5. I think that the expression of religious criticism can be named as hate speech, however it depends on the perspective. As a person receiving the criticism of the religion they follow it would be considered hate speech, but in contrast, the individual delivering the criticism about a religion is freedom of expression. The expressing individual has all rights to deliver criticism, but in these days due to certain “criticisms” that we’ve encountered such as violence, an eye over criticizing religion should be emphasized. As an act of disrespecting a religion, such as burning the Qur’an in ground zero, leads to violent acts as the extremists have been angered. Therefor, society should be aware of the publicity they use when performing such a criticism as it can cause damage to the society that did not express their opinions. Perhaps free speech in reference to religious topics should be permitted to be expressed in areas where people share the same opinion, or inside their own walls in order to prevent violence

  6. It seems odd that a muslim cleric is proposing banning publication of the Quran. Regarding his three principles:

    « 2. The prohibition of insulting religious and atheistic beliefs as hate speech. »

    If he reads the Quran, he will notice that it goes out of its way to insult unbelievers/atheists/polytheists – referring to the people themselves, as well as their beliefs. It also says that the perfect god has selected them to be tortured for eternity.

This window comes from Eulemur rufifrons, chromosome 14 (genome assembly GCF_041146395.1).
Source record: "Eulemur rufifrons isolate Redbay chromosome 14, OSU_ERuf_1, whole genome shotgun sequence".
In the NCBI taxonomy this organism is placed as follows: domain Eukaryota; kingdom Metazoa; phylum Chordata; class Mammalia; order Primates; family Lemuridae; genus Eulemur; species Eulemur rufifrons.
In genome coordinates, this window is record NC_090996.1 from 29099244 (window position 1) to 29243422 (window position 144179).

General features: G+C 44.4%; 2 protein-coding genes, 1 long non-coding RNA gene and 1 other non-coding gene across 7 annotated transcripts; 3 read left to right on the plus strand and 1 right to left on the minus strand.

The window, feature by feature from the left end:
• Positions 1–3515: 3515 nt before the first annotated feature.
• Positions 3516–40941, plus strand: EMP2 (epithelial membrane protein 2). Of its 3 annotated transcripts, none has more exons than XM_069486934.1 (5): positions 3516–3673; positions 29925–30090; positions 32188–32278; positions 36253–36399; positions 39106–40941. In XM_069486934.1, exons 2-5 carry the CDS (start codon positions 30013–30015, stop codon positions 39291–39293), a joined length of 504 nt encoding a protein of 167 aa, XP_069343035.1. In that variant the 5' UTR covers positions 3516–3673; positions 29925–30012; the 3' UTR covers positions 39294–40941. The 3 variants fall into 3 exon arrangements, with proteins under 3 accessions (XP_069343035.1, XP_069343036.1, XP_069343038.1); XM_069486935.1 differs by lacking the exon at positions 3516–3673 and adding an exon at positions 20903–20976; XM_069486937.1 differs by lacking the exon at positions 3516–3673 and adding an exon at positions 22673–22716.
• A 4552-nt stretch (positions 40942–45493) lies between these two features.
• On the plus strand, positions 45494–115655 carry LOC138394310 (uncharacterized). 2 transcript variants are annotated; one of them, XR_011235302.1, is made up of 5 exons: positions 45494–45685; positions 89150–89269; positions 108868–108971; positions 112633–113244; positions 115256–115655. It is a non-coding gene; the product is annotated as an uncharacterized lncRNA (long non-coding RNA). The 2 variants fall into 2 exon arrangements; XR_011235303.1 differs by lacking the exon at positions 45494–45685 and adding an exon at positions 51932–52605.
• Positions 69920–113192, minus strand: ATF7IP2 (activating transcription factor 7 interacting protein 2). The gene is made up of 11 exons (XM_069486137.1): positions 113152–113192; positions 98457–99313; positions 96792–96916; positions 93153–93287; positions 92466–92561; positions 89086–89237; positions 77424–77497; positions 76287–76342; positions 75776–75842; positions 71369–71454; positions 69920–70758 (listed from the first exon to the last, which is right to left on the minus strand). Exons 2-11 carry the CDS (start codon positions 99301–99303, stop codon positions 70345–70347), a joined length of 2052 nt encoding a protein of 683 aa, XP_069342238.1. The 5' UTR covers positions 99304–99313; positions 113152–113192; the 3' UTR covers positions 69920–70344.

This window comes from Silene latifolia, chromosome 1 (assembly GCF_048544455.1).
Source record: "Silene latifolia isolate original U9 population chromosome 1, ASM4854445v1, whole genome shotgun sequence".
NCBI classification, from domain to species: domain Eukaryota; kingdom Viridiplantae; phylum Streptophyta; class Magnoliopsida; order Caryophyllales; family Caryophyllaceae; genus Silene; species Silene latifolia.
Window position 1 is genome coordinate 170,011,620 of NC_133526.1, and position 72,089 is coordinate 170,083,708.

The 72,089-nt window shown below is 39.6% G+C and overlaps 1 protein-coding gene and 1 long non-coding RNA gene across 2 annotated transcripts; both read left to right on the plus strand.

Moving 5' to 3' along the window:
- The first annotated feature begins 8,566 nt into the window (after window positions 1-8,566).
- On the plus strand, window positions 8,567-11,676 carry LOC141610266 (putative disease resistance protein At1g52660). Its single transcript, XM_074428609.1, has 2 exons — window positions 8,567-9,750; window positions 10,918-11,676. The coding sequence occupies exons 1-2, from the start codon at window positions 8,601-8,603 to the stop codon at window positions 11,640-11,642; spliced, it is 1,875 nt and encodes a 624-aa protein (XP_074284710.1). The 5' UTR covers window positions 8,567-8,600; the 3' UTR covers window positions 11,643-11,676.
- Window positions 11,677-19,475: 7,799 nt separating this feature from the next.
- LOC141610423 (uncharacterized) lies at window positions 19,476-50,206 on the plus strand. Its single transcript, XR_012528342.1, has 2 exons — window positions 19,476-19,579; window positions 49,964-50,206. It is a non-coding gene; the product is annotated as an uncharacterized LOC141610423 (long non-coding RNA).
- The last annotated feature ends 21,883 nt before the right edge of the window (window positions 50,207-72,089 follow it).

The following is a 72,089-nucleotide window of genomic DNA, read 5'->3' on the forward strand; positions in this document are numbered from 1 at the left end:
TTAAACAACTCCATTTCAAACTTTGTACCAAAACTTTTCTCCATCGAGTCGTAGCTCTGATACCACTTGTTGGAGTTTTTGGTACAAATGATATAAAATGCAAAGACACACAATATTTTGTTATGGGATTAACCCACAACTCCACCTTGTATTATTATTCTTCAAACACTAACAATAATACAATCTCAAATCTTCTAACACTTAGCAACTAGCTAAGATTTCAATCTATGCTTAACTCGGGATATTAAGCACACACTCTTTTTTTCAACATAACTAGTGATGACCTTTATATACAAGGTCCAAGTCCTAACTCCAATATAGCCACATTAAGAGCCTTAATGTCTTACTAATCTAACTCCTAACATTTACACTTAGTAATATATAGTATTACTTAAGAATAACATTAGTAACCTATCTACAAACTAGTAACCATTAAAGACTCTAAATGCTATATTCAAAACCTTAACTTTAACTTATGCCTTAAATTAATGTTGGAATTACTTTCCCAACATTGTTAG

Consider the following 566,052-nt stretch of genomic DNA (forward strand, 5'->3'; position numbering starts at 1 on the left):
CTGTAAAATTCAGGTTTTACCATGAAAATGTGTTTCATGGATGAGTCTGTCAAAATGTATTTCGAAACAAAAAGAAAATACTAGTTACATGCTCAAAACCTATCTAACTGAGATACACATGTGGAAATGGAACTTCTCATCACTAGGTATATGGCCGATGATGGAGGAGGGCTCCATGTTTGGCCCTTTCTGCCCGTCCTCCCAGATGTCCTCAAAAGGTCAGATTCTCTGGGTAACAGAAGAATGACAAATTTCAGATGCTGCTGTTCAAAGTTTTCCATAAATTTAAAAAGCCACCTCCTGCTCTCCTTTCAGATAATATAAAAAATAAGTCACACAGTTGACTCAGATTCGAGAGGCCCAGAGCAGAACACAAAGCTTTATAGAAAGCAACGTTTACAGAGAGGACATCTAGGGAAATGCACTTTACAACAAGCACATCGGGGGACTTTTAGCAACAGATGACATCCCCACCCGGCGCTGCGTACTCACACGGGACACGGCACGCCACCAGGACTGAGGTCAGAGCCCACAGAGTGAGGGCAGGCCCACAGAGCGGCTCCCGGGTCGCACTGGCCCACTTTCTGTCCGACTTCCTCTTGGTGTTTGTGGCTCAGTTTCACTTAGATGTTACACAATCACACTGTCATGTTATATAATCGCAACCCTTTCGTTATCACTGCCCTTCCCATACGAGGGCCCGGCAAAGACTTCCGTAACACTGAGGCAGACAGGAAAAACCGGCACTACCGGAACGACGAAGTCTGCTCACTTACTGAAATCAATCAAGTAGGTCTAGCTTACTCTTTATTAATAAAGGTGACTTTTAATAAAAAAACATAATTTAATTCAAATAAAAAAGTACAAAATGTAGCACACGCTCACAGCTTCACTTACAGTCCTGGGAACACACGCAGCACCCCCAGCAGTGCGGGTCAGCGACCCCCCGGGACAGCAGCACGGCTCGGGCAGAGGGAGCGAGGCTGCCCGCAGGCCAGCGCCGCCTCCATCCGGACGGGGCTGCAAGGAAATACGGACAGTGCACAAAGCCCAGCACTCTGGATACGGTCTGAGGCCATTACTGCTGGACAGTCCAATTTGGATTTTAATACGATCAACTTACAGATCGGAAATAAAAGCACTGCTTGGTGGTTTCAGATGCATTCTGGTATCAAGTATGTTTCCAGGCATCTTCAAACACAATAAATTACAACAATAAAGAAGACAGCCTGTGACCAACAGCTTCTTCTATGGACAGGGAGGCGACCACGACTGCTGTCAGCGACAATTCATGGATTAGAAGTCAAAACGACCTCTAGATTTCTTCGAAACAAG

As you cannot have an omnipotent god that is not responsible for what happens in the universe, and you cannot have a perfect god whose actions should be disapproved of by its followers, then the only logical conclusion I can draw from that statement is that, from an Islamic perspective, unbelievers deserve to be tortured – and not just for a while, but forever.

    If that isn’t hate speech, I don’t know what is.

    The Bible would also be banned, as would quoting from many texts in the Bible, Quran and possibly others.

    Half my extended family is muslim – I’m well aware of how unpleasant it is to be abused in the street by strangers. However, there are plenty of ways of dealing with this, without resorting to suppression of basic freedom.

    You have an absolute right to hate me because of my religious or political affiliations, and to express that hatred. It is how you behave when expressing that hatred that should determine whether you are breaking the law or not.

  7. ‘5) if you are muslim you cannot enter this place’

    You mean if I stated that ‘Non-muslims cannot enter Mecca’, this would be counted as ‘hate speech’?

    How on earth can that be hate speech? I find that incomprehensible.

    Surely we can ban non-Muslims from visiting selected cities, without people playing the ‘hate speech’ card.

  8. in prior comment appeared a emoticon i didn’t put in !
    In any case I apologize for that.

  9. I think that a « hate » speech is something like:
    1) if you are muslim you are a bad guy
    2) if you are muslim you are stupid
    3) if you are muslim you deserve prison or death
    4) if you are muslim you cannot have this job
    5) if you are muslim you cannot enter this place
    6) if you are muslim you cannot speech